Notre Dame Fighting Irish - Official Athletics Website

Ivey Finally Coming Into her own for Irish

January 5, 1999

by Peggy Curtin

You can tell a lot about Niele Ivey by just looking into her eyes. On the court, you’ll never find the junior point guard straying away from the task at hand. Her eyes are always peeled on the ball, while her mind is set on how she can improve each time she takes the ball down the court. “I’m really hard on myself,” Ivey says. “If I turnover the ball one time, I get mad at myself. I try to stay focused on the different tasks that coach (Muffet) McGraw has for us, and when I complete those, I gain more confidence. When I don’t, I get really angry and frustrated.” Ivey’s frustration with imperfection dates back to her high school playing days where she was nearly perfect as a four-year starter for Cor Jesu, an all-girls school in her native St. Louis, Mo. As a senior at Cor Jesu, Ivey averaged 24 points and eight rebounds per game and lead the Chargers to a 31-0 record and the school’s first-ever Missouri Class 4A state championship as a high school junior. She also set five school records for career points (1,977), rebounds (813), assists (600), steals (603) and blocked shots (95).

“She’s the best player I’ve ever coached,” says Gary Glasscock, Ivey’s basketball coach at Cor Jesu. “She very hard working, very loyal and she hates to let people down.”

So far this season, Ivey hasn’t let anyone down. In nine games she is averaging just under 15 points a game, leads the team in steals and assists and is shooting almost 48 percent from the field – all improvements over last season.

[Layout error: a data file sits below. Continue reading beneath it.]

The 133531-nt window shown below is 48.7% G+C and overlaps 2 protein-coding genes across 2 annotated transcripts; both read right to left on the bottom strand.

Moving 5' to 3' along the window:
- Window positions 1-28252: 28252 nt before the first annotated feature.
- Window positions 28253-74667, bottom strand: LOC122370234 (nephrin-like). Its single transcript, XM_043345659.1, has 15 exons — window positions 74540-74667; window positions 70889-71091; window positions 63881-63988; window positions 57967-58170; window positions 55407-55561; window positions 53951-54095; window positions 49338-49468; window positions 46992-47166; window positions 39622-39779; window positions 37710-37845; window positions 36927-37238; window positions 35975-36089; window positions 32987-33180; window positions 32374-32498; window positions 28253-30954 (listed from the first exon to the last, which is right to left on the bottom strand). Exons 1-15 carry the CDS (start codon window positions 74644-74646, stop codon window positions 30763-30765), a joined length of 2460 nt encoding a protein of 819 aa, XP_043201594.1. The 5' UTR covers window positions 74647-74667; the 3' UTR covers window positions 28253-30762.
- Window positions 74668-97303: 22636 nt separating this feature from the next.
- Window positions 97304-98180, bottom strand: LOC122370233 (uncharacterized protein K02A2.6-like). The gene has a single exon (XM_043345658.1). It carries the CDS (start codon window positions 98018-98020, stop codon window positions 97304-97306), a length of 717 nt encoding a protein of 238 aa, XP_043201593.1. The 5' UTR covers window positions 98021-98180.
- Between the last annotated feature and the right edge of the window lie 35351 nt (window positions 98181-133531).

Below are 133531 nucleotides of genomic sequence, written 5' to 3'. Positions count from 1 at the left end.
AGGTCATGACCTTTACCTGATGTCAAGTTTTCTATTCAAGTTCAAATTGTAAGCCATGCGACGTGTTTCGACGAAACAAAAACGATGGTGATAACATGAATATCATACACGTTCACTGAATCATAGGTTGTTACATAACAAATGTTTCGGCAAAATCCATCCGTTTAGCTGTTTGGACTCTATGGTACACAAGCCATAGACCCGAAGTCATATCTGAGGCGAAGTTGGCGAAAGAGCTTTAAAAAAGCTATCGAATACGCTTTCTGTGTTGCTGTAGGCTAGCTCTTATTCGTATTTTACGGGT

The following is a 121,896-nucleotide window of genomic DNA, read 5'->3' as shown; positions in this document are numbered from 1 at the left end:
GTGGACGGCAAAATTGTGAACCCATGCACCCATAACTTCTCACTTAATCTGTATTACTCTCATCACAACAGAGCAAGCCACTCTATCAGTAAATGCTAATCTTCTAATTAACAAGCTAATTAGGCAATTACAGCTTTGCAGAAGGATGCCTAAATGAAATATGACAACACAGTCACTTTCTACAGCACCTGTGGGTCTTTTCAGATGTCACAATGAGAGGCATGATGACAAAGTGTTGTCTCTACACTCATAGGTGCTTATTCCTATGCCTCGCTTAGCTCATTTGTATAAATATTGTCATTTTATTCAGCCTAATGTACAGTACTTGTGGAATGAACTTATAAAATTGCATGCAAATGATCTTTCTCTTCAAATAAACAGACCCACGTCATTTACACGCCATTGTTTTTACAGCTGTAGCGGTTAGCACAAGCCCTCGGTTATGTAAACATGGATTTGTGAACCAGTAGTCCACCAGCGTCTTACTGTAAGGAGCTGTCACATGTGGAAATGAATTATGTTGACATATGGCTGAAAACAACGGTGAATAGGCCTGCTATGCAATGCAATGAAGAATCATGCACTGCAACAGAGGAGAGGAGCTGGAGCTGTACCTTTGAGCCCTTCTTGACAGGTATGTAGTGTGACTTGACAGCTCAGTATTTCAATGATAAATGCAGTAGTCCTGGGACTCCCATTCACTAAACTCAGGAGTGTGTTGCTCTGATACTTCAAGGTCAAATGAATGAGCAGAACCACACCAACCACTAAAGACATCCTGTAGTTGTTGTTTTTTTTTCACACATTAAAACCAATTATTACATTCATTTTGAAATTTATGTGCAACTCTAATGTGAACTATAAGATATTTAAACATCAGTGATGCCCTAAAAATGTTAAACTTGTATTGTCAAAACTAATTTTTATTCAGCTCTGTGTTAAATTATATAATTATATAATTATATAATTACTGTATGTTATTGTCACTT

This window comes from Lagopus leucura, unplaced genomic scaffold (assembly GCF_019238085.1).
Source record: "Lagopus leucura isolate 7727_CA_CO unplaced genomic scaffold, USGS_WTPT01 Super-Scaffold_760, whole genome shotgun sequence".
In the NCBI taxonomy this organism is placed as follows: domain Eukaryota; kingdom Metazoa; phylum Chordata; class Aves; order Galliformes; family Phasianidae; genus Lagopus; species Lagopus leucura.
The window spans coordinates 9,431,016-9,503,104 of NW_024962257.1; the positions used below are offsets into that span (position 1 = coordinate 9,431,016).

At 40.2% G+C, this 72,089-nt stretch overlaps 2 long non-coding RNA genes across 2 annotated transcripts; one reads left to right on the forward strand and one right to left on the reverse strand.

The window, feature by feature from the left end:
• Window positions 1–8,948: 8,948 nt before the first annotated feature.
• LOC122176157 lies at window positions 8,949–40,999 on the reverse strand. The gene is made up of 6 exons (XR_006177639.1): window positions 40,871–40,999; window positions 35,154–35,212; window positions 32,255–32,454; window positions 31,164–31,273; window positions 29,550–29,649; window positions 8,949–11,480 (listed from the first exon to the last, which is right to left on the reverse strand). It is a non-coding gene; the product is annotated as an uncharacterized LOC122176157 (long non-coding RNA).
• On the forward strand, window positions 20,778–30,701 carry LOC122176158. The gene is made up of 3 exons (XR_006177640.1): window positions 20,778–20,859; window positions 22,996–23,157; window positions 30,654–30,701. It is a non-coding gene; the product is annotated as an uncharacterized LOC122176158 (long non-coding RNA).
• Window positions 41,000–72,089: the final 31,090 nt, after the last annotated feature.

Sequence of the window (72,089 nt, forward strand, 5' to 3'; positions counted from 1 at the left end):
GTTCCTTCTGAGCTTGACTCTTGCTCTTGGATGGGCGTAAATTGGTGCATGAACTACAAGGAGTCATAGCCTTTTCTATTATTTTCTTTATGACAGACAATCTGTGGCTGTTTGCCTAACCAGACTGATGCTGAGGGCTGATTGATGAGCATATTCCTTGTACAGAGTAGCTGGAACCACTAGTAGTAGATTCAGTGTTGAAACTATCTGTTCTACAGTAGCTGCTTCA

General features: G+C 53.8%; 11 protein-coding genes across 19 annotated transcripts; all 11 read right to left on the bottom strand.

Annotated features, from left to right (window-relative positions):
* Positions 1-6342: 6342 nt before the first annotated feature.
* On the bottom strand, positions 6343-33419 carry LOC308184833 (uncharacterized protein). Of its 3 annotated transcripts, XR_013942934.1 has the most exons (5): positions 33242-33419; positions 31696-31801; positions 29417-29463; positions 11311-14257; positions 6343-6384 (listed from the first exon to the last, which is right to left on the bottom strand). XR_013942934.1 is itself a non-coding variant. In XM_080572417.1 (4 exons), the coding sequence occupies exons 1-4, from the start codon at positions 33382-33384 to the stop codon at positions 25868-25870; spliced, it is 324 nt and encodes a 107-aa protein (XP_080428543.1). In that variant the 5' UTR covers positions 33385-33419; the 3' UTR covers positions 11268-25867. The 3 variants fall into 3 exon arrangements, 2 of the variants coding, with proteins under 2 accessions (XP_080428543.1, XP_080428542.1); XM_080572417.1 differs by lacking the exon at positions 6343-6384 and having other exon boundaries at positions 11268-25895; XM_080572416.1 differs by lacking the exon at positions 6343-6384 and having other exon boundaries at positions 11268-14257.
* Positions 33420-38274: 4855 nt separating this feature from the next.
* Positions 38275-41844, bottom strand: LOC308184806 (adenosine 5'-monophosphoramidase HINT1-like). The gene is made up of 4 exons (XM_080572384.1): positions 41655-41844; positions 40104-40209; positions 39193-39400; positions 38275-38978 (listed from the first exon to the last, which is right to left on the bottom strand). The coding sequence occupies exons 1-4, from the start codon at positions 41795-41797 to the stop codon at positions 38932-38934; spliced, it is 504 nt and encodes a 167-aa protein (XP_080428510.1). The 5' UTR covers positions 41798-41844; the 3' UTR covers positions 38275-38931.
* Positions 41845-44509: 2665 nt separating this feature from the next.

Last season, however, was a bit of a strange one for Ivey. After tearing her anterior cruciate ligament in her right knee during the fifth game of her freshman season, injury was constantly on her mind all of the 1997-98 campaign.

“Getting hurt has crossed my mind sometimes, but this year I have a lot more confidence in my knee,” Ivey said. “Last year, I would pray everyday that I wouldn’t get hurt. Even after getting past those first five games, it was constantly in the back of my mind every game. I think that’s probably why I didn’t play as well as I could have last year.” One good thing to come out of her knee injury, however, was that she began to realize that basketball wasn’t the only thing in her life. “It was my first injury ever,” Ivey said. “I’ve always been to every game and pretty much every practice and injury had never crossed my mind. I had always heard of ACL and knee problems, but I never thought it would happen to me. When it did, I was just shocked. I couldn’t believe I wouldn’t be able to play basketball. That was my life. It felt like a piece of me had been taken away. It was really hard to go through the year and watch everyone else play and not be able contribute my talents to the team. “With a lot of help, I got through my injury and it just made me appreciate basketball, because I kind of take it for granted sometimes.” Some of the help Ivey got was from her family, especially her mother, Theresa, Glasscock and her teammates at Notre Dame. “I got a lot of support from the team here, but I couldn’t have made it without my mom and my high school coach,” Ivey said. “They would always tell me that I was still good and this obstacle was just going to prepare me for being a better player.”

Part of being a better player this season, according to Ivey, means taking more of a leadership role, even though this is really only her second full season.

“My goal is to become more of a leader on the team,” Ivey said. “Even though I’m pretty young, I feel like I’m a veteran. This year, I need to start establishing those leadership abilities for next year and the years to come. If I stay confident the whole year and become more of a leader, then everything else will eventually come together.”